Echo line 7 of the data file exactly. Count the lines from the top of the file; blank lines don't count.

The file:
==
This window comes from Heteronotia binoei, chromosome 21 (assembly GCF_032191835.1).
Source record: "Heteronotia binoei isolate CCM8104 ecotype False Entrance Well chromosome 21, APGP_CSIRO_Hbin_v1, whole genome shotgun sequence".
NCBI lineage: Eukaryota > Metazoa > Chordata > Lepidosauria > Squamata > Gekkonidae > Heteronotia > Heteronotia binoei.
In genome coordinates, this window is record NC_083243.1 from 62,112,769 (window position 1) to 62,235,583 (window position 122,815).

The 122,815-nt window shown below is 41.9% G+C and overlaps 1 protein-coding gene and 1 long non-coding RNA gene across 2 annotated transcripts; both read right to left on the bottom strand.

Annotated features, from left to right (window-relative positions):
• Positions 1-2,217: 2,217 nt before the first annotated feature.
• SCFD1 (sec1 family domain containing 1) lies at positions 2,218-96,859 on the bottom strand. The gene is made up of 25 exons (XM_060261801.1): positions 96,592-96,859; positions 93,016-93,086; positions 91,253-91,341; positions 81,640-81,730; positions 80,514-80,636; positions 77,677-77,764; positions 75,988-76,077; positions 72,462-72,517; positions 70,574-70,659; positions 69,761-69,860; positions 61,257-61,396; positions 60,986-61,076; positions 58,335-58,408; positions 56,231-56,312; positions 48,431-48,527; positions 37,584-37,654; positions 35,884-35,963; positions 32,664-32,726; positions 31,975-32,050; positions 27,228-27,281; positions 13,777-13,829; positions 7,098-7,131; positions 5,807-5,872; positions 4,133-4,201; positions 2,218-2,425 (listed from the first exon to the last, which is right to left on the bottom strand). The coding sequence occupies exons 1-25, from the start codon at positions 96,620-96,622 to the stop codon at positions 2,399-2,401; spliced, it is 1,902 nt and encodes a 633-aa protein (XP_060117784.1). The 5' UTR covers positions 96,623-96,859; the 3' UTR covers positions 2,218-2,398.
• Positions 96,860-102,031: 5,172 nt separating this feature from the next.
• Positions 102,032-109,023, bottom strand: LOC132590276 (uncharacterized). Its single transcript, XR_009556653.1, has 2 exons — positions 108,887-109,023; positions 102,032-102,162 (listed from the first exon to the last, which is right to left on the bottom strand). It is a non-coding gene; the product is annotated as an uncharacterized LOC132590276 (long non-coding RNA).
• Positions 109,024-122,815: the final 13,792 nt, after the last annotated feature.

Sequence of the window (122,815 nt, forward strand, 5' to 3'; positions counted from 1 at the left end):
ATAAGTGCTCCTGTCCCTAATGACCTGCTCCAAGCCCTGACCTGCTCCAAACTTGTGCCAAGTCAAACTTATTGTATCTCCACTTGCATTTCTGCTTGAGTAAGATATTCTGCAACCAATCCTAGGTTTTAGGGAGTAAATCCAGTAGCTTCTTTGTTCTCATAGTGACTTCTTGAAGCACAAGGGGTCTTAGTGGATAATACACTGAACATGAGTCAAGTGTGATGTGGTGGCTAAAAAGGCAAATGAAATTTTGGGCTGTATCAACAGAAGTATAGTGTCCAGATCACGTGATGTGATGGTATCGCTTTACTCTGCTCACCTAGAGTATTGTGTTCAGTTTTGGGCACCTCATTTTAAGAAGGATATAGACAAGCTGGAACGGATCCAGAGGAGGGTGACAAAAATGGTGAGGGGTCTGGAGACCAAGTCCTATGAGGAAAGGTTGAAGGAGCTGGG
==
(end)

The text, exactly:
• Positions 1-2,217: 2,217 nt before the first annotated feature.